What is fanfiction and what are its hallmark characteristics? Why do people rewrite popular characters into alternative plots and relationships? What’s the point? Join us for a discussion on the “queering” of characters in fanfiction, the building of identity, and a look into the relationship between the genre and broader academia. Alumna Cassandra Manzo will moderate the discussion. Light refreshments will be available.
About the Speakers
Abby Friedman was first published professionally at the age of 14. Since then, she has had both poetry and short stories appear in publication and on e-zines. She is best known for her poem “Myself,” which appeared on New York City’s buses and subways as part of Poetry In Motion. Abby started writing fanfiction at an even younger age; somewhere in the logs of American On-Line there is still Star Trek fic with her screen name attached to it. She first started exploring slash fic, and other ways of queering characters, in the early 2000s, and never looked back. Her fanfiction can be found at here, as well as on her livejournal and archiveofourown.org (she is known as “Allecto” in both spaces.) She is therealallecto on tumblr.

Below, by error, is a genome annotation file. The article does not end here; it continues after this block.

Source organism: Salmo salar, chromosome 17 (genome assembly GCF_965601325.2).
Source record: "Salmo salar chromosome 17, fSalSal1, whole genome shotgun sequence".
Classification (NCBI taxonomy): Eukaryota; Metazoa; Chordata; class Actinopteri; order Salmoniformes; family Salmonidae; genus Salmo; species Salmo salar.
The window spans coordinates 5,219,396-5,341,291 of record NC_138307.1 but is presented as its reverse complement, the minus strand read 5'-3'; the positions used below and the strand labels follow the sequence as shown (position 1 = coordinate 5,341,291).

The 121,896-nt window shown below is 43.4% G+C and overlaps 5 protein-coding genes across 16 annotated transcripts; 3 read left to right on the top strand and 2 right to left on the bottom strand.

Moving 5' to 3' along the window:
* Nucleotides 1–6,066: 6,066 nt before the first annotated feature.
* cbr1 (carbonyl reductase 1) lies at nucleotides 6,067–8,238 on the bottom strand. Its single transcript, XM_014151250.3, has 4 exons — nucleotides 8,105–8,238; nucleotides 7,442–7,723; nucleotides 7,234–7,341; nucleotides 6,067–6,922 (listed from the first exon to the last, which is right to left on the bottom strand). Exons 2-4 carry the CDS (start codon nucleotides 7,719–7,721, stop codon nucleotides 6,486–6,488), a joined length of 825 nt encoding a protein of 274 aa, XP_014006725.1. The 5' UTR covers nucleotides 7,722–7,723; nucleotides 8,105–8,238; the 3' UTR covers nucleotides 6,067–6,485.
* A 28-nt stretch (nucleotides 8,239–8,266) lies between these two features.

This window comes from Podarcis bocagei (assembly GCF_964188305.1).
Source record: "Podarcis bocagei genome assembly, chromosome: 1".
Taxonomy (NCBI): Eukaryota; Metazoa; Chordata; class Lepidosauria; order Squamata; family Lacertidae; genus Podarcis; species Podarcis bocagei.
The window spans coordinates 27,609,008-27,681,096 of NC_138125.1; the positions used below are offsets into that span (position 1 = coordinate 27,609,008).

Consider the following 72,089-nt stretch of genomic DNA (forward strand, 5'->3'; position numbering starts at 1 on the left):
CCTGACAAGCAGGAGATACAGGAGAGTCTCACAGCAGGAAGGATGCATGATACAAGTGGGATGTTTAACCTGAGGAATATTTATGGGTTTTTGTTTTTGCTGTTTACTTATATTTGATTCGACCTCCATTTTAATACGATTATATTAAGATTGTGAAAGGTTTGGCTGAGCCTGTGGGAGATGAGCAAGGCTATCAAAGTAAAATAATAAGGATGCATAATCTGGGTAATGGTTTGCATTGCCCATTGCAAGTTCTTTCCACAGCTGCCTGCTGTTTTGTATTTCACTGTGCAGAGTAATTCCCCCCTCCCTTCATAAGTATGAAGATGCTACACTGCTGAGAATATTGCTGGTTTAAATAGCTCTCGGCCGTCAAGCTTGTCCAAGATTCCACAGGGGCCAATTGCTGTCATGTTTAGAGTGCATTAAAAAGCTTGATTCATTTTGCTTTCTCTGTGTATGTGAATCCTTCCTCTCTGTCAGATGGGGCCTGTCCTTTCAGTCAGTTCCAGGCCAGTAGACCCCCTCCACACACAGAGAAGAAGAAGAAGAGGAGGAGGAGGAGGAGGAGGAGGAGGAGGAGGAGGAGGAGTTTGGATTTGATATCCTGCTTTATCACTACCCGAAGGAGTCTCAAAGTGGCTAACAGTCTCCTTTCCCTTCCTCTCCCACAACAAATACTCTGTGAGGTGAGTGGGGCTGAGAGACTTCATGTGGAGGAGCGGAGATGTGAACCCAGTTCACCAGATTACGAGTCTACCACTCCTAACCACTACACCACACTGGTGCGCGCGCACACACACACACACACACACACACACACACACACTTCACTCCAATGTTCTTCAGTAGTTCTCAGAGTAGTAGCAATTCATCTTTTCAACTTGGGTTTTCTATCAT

Cara Messina is currently pursuing her PhD at Northeastern University in Writing and Rhetoric. She self-identifies as an avid “acafan,” combining her passion for fan communities, fan fiction, digital humanities, and composition studies. Her interest in fan fiction scholarship revolves around the critical ways fan fiction writers play with the texts they love; she (idealistically) hopes to inspire student writers to explore their identities, share their voice, and remix/remediate the world around them.